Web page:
I believe that a CAD product with these characteristics: big, cheap, widely available, tightly integrated with its host system, and promoted and marketed in an aggressive manner could, in relatively short order, displace AutoCAD from its current dominance of the CAD market. AutoCAD would not be eliminated, any more than Lotus 1-2-3 has vanished in the face of competition from Excel, but it would be placed in the same difficult position: forced to play catch-up against the more modern product, trying to reverse an erosion of market share against a newer product with momentum on its side.
Autodesk has the capability today, by making a series of decisions at the level of senior management, to bring the first totally modern CAD product to market. Success in this endeavour would protect Autodesk but, most importantly, would position it to resume its growth into new markets and applications: the broadening of the market that accounted for much of our success in the last decade. Failing to take these steps will, in my opinion, leave AutoCAD a sitting duck waiting to be picked off by the first competitor who launches the product that AutoCAD could have been. How long might Autodesk have before that happens? There's no way to know, but betting the company on it not occurring is hardly a prudent strategy, or indeed any strategy at all. Ponder this: in my opinion, the magnitude of work involved in adding AutoCAD's capabilities to an application such as CorelDRAW! is roughly equal to that of adding CorelDRAW!'s facilities to AutoCAD. Further, remember that a competitor is free to target the lucrative heart of the AutoCAD market, not being saddled with the baggage of compatibility with prior releases, unprofitable hardware platforms and operating systems, niche applications, and characteristics of our distribution channel that constrain Autodesk's freedom of action.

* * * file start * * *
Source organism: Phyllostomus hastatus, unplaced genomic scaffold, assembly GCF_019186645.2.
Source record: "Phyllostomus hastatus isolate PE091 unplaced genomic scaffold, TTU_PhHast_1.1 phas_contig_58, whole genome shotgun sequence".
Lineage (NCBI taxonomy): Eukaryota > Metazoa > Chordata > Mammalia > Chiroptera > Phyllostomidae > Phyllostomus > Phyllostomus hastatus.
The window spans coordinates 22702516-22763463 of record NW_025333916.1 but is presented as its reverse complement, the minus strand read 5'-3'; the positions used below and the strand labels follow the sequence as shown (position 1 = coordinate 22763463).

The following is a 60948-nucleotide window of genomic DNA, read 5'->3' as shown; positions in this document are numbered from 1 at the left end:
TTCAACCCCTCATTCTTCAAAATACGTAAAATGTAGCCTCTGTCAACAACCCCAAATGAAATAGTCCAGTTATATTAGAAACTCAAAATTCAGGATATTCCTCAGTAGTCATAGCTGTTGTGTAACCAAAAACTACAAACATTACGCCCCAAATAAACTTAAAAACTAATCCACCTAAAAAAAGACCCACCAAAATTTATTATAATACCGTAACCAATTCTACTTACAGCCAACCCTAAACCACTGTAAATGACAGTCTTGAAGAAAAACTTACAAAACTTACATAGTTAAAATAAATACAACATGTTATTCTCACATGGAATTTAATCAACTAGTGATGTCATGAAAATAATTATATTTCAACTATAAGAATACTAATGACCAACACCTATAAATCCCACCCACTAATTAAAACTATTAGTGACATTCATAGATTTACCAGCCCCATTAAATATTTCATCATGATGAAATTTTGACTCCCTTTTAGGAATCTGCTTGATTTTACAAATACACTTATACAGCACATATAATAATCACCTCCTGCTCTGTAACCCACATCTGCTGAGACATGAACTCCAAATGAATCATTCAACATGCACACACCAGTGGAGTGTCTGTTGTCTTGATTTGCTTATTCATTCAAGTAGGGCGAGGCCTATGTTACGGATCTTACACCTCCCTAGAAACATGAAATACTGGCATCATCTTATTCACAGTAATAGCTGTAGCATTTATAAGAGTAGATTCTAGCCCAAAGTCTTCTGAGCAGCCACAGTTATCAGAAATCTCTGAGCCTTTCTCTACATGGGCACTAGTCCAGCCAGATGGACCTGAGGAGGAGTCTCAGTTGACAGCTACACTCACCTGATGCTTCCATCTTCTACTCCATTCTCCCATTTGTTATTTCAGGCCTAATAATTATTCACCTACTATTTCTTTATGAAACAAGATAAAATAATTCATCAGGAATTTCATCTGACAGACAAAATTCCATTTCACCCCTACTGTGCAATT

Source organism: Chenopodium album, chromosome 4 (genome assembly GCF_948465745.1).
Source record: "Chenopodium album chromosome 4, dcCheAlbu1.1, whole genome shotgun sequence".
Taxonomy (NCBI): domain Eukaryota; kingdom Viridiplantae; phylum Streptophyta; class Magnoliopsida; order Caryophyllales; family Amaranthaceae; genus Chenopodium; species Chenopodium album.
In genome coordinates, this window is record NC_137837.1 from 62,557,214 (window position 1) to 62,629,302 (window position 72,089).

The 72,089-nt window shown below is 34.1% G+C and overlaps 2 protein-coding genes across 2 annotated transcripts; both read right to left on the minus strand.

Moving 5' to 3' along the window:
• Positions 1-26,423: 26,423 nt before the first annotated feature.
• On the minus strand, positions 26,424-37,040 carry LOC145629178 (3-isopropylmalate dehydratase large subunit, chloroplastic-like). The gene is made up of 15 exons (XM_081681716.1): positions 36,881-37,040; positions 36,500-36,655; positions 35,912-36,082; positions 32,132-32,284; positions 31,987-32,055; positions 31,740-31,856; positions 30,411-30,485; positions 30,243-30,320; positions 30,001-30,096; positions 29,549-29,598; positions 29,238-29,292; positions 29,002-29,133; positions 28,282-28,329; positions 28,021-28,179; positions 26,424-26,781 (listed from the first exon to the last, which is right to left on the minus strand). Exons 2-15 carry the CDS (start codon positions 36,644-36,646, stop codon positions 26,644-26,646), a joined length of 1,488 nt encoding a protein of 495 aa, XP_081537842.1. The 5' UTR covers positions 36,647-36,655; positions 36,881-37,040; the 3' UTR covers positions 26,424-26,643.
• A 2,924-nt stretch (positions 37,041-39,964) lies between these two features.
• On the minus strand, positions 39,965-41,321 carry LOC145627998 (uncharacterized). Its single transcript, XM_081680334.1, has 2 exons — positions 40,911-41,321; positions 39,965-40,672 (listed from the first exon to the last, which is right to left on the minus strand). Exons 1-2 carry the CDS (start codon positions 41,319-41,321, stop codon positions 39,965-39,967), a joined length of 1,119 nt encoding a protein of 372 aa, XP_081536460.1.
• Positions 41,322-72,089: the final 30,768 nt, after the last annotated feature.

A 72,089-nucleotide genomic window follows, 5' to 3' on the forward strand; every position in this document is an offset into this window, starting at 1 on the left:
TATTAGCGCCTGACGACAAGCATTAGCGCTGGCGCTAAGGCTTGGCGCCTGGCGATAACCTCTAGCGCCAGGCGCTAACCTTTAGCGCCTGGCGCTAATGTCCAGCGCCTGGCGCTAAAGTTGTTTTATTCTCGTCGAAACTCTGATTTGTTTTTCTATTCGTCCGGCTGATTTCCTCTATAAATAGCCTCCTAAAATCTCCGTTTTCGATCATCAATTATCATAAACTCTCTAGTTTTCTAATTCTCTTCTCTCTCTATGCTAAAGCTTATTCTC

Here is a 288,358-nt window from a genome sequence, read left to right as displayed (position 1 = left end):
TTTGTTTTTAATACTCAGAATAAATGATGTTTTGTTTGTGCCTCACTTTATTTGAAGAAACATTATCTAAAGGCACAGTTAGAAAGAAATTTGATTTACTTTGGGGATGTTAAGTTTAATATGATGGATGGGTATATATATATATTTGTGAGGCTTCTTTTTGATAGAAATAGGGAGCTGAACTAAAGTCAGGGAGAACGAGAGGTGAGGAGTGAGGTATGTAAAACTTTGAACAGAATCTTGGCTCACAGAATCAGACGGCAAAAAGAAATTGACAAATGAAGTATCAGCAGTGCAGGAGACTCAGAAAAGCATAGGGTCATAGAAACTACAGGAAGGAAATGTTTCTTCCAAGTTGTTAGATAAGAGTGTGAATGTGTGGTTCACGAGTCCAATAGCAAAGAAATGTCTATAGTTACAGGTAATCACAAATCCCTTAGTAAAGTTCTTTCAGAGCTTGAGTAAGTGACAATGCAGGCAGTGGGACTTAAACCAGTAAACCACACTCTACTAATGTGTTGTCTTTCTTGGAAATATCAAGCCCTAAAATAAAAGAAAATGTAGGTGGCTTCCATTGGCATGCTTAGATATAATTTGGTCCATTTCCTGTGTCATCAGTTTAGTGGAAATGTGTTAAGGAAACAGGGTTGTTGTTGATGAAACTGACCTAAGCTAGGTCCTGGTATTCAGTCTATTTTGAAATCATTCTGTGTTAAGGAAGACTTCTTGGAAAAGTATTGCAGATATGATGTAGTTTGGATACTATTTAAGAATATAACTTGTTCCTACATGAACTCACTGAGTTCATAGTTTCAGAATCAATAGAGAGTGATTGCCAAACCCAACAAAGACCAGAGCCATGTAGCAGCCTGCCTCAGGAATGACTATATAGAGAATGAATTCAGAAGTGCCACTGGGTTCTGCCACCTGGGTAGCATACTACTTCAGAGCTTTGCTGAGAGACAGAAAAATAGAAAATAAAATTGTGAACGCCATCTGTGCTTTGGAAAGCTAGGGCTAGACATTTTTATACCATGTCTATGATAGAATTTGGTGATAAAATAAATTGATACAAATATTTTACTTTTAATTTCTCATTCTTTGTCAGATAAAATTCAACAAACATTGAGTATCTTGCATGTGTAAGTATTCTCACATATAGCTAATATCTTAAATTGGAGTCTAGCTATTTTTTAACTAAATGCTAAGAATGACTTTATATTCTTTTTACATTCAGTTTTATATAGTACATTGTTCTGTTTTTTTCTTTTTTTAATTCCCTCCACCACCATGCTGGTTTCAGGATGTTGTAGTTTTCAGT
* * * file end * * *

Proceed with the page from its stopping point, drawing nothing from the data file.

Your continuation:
Editor: John Walker